Use this URL to cite or link to this record in EThOS: http://ethos.bl.uk/OrderDetails.do?uin=uk.bl.ethos.592257
Title: Modelling climate change in the sub-tropical Bolivian Andes through the last glacial-interglacial transition, using glaciers and palaeolakes
Author: Clayton, James Dominic
Awarding Body: University of Aberdeen
Current Institution: University of Aberdeen
Date of Award: 1998
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Abstract:
The aim of this thesis is to model climate change in the Bolivian Andes through the last glacial-interglacial cycle, using glaciers and palaeolakes. This is important because the extent and timing of glacier and palaeolake fluctuations in this area are poorly understood. Furthermore, determining the synchrony of glaciers and palaeolakes has direct implications for understanding the nature of palaeoclimatic change in this high altitude sub-tropical region during the last glacial-interglacial transition. The results of this study are directly applicable to general circulation models (GCMs) attempting to simulate past and future global climate change. Glacier-fed delta depositional systems on massifs at the margin of the southern Altiplano, Bolivia, suggest a broadly coeval expansion of glaciers and palaeolake Tauca during the Late-glacial. This is shown by the succession of hummocky moraine, ice-contact fan sediment-landform associations that extend from within lateral moraines and connect with Hjulstrom and Gilbert-type deltas at Cerro Azanaques, Cerro Tunupa and Cerro Condor Iquina between altitudes of 3770 and 3720 m. Radiocarbon ages on peat underlying glacigenic debris flow and glacifluvial deposits reveal glaciers reached their maximum extent soon after 13,300-12,850 14C yr B.P. The delta-plain/delta-front contacts of the glacier-fed deltas confirm that this glacier advance broadly coincided with palaeolake Tauca radiometrically dated to the interval 13,500-11,500 14C yr B.P. Therefore these climatically sensitive systems in the Bolivian Andes attained their greatest extent during the Late-glacial and not during the Last Glacial Maximum (LGM). Independent modelling of the climatic controls required to produce the simultaneous lowering of Late-glacial glacier equilibrium line altitudes (ELAs) and volumetric changes in palaeolake water balance suggest the primary forcing mechanism was increased summer (wet season) precipitation, while overflow from the northern basin was also necessary to raise the level of palaeolake Tauca in the southern Altiplano. Palaeoclimatic simulations show that an increase in precipitation of 330-425 mm/yr above modern values, combined with greater cloud cover (10%) that depressed local temperatures (2-3 °C) and reduced evaporation rates (10%) could have generated the Stage 3 glaciers and a 3760 m palaeolake highstand in the southern Altiplano. The ELA of former glaciers rose towards the south and west, like the gradient of modem precipitation, which suggest that increased moisture during the Late-glacial was probably brought to the Altiplano by tropical circulation systems similar to those at present, but atmospheric conditions were cooler-and-cloudier than present.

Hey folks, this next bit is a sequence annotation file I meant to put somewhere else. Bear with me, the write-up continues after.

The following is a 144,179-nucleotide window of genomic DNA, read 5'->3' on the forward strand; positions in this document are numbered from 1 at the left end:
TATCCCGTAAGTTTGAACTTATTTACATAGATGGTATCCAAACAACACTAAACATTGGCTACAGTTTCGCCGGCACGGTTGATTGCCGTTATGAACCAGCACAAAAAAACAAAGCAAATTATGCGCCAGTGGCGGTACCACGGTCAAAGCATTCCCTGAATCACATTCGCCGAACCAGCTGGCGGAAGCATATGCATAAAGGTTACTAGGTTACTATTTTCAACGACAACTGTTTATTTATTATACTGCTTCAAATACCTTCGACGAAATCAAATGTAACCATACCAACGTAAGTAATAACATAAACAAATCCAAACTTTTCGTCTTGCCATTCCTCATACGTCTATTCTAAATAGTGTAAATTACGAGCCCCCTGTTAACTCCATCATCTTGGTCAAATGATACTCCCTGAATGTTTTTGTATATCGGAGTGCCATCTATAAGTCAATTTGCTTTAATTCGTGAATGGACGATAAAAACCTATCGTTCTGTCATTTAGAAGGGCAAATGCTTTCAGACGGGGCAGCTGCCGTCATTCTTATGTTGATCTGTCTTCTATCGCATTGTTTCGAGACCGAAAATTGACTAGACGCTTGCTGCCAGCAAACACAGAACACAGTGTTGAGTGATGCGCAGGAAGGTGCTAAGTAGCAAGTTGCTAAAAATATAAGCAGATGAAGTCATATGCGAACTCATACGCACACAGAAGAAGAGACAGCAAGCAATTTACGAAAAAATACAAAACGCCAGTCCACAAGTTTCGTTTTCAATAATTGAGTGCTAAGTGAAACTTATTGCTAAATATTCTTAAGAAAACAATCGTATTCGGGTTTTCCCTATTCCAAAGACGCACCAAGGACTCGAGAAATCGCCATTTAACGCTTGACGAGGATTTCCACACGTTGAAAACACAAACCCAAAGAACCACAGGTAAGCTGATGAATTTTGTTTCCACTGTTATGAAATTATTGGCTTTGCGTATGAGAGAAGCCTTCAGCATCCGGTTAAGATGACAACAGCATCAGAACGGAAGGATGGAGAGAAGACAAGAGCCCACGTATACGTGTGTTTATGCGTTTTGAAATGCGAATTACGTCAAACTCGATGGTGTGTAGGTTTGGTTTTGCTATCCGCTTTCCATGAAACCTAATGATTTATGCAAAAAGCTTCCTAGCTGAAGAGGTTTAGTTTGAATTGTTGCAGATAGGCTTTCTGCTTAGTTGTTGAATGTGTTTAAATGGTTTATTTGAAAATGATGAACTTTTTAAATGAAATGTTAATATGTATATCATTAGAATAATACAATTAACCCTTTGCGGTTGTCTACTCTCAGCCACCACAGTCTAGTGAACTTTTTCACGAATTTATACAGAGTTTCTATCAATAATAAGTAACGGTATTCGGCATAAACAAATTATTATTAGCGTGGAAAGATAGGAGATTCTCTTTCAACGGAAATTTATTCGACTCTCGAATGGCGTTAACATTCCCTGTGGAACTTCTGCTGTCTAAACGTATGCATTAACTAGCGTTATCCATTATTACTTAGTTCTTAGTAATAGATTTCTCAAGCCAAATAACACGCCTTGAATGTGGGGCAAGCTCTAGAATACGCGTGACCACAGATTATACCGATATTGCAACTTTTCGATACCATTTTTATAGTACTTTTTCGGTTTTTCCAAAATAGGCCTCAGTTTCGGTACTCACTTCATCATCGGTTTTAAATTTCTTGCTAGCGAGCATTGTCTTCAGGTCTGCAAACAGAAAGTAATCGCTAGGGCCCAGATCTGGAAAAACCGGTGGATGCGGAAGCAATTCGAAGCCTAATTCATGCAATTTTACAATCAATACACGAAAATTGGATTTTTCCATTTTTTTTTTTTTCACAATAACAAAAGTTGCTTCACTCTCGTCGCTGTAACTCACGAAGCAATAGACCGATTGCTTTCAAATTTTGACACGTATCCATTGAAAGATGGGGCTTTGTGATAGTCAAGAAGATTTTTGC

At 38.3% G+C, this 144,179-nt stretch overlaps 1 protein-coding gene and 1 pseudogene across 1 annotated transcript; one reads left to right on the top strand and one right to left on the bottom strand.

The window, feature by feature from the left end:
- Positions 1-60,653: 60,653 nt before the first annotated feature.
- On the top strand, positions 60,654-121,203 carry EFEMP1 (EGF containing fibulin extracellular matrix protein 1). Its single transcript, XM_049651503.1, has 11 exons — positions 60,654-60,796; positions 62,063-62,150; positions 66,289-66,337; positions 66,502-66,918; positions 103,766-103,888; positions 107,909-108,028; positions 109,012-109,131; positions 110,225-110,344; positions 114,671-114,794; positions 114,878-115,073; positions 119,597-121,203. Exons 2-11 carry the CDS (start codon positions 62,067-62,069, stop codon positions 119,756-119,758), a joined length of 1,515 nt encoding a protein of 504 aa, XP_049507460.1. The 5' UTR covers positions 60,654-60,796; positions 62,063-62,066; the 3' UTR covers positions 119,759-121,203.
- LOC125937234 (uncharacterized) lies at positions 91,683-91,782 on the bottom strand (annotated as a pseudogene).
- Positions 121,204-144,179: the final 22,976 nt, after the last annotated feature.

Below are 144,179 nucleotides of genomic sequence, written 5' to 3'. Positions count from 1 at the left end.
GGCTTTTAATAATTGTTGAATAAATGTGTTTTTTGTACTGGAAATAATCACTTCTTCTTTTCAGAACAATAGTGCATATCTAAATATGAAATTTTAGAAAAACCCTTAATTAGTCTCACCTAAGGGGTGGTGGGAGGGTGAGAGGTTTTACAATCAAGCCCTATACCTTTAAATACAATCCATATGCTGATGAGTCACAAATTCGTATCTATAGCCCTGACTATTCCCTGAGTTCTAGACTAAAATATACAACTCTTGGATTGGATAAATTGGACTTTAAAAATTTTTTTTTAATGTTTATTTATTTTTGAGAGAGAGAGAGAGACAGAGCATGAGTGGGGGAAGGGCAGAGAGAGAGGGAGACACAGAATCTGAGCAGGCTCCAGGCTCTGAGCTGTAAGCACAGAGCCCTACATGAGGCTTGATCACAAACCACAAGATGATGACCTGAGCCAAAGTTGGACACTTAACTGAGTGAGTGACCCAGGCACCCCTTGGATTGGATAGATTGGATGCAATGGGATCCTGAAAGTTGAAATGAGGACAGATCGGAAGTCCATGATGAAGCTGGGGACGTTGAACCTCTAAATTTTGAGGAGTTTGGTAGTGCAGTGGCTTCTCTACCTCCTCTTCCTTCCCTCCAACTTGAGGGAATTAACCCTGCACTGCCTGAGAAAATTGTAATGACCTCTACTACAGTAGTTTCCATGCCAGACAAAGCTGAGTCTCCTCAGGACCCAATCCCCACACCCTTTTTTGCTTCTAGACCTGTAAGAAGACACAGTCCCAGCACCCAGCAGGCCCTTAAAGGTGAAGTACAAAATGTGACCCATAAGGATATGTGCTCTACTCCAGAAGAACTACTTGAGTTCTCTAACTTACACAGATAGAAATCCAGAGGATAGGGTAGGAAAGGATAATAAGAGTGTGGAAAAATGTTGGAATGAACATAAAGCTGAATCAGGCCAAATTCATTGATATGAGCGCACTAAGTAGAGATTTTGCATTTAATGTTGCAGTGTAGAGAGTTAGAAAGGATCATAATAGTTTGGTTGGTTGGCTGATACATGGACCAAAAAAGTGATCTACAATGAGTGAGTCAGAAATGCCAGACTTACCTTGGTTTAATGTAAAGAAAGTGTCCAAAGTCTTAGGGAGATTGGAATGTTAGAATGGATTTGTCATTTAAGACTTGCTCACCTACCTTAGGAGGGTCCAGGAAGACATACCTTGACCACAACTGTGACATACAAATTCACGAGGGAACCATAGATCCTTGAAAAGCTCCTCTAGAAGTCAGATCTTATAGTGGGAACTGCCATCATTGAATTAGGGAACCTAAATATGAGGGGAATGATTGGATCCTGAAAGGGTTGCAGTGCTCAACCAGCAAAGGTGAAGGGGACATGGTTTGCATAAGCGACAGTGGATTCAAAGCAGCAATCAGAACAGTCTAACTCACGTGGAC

Supervisor: Not available Sponsor: Not available
Qualification Name: Thesis (Ph.D.) Qualification Level: Doctoral
EThOS ID: uk.bl.ethos.592257  DOI: Not available
Keywords: Paleoclimatology
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